A fundamental component of a CURE is to engage students in meaningful and iterative work by which they are exposed to a question and repeat and refine their skills for their research to progress and address the question. With this in mind, we have the students carry out two rounds of competitions to assess the fitness of isolated mutants. For the first competition, students are provided with two “mystery” rsmE mutants that were previously isolated and characterized (18), and the instructor will know which strain is red and which is blue, but the students are blinded to this information. It is the students’ task to determine whether their mutants should be classified as either a red or blue mutant through a surface-movement assay. Students then confirm their prediction by carrying out a competition between their mystery strains. We use this first round of competitions to allow students to develop proficiency in the key concepts, tools, and techniques needed to successfully complete their independent projects in the second-round competitions as detailed in Part 3.

First, students inoculate the mystery rsmE mutants on a polycarbonate membrane to assess their ability to produce secretions. We use a specific Whatman filter paper as described in Kim et al. (18), which has a dull side and a shiny side. On the dull side, the cells get trapped within microscopic surface irregularities but continue to produce the secretions. As the secretions build up, a visible ring is formed around the colony. On the smooth shiny side, produced secretions reduce surface tension as expected by a surfactant, allowing the dividing cells to spread out (hence the term, “surface-movement” assay; Figure 2). Visualization of the ring on the dull side is time-sensitive and the ring eventually spreads out entirely, which could lead to misinterpretation. Therefore, we focus only on the shiny side for the surface-movement assay, where surface-spreading of the inoculated cells serves as a direct and quantifiable proxy for surfactant production. The results from the surface-movement assay provide the students with the basis to hypothesize whether their mutants should be categorized as red (spreading) or blue (little to no spreading). Students then test their hypothesis by competing their mystery mutants, where the red mutant (which produces more secretions) is expected to outcompete the blue mutant as described above.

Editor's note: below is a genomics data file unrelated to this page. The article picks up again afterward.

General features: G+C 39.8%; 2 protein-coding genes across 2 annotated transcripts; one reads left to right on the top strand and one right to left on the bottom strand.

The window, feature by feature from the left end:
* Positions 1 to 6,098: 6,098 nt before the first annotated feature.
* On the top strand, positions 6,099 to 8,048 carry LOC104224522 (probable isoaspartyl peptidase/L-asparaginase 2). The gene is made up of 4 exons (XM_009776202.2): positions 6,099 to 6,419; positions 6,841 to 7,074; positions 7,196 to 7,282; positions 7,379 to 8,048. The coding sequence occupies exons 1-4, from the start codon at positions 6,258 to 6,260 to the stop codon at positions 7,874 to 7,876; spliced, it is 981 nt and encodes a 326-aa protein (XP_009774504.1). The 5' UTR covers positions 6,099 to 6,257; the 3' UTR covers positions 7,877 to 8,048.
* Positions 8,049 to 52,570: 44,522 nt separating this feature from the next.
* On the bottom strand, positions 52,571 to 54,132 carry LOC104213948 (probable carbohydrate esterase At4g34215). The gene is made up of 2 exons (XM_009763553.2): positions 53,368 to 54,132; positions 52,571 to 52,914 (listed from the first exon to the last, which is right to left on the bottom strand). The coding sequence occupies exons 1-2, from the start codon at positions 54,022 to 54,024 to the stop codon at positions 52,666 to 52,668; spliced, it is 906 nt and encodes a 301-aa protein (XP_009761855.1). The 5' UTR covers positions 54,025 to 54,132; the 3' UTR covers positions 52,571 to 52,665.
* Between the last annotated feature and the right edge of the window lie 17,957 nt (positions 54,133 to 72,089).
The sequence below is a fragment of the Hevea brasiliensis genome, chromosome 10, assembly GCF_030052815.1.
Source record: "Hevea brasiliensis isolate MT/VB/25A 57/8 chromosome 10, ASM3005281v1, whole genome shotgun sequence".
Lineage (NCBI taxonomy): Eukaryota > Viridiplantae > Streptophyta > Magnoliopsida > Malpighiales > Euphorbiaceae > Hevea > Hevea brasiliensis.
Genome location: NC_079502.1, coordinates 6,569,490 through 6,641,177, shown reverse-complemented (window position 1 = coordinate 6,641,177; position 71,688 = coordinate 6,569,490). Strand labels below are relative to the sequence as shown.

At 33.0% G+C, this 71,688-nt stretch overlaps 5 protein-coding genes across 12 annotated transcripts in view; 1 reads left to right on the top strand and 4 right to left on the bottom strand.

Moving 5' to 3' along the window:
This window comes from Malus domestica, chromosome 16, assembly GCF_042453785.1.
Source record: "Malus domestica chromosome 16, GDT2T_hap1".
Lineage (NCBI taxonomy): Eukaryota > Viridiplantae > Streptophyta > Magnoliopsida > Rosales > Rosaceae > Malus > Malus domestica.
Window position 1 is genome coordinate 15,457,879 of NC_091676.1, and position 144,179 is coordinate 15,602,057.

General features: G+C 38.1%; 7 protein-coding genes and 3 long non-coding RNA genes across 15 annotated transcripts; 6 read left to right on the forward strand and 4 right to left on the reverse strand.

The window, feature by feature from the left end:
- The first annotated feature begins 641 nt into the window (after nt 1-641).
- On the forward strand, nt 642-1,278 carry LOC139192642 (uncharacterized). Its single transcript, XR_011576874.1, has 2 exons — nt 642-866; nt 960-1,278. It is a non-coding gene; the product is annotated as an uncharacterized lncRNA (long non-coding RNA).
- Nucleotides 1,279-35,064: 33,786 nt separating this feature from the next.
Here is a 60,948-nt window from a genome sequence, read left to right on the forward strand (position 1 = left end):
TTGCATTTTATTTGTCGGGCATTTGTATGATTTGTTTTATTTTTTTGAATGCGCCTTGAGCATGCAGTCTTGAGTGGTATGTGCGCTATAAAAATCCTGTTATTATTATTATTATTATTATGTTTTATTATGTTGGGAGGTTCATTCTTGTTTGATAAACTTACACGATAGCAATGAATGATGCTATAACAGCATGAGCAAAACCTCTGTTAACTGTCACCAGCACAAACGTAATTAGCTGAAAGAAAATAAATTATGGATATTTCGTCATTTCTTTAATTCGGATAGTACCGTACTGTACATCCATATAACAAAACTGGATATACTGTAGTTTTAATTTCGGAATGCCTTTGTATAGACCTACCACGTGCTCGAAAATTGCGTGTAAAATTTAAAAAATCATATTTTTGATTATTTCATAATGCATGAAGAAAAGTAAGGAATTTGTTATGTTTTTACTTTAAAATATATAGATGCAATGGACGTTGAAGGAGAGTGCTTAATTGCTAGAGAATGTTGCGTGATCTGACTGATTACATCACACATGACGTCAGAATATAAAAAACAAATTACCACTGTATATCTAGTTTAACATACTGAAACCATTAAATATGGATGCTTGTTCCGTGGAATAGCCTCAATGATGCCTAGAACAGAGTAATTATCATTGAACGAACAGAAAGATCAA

To compete the strains, students mix two different cell types in liquid and spot the mixtures on agar plates, then enumerate the number of each cell type at the beginning and end of the competition. To differentiate the competing cell types, each mystery mutant is individually labeled with distinct antibiotic resistance markers (either kanamycin or streptomycin resistance genes). The students then mix the kanamycin resistant and streptomycin resistant strains in each competition and later tell them apart by utilizing the respective antibiotic supplemented plates. For each competition mixture, we have students initially underrepresent the kanamycin resistant strain because this has been shown to best capture the competition dynamics (18). Regardless of the initial relative frequencies of the competing strains, the slope of the growth curves remains the same if the two strains are equally fit (Figure 3). The kanamycin resistant strain exhibits a shallower slope if it is less fit than the streptomycin resistant strain, and a steeper slope if it is more fit (Figure 3). Students enumerate the population size of each competing strain on Day 0 (seed) and Day 7. The seed data represents the population sizes in each liquid mixture spot at the start of the competition. On Day 7, students physically scrape off the resulting colonies into liquid, perform serial dilutions, and then plate out the dilutions on both kanamycin and streptomycin plates. Students then count the number of colony forming units (CFUs) in the following lab session to calculate the final population size of each strain within the competitions and carry out statistical tests to determine the outcomes.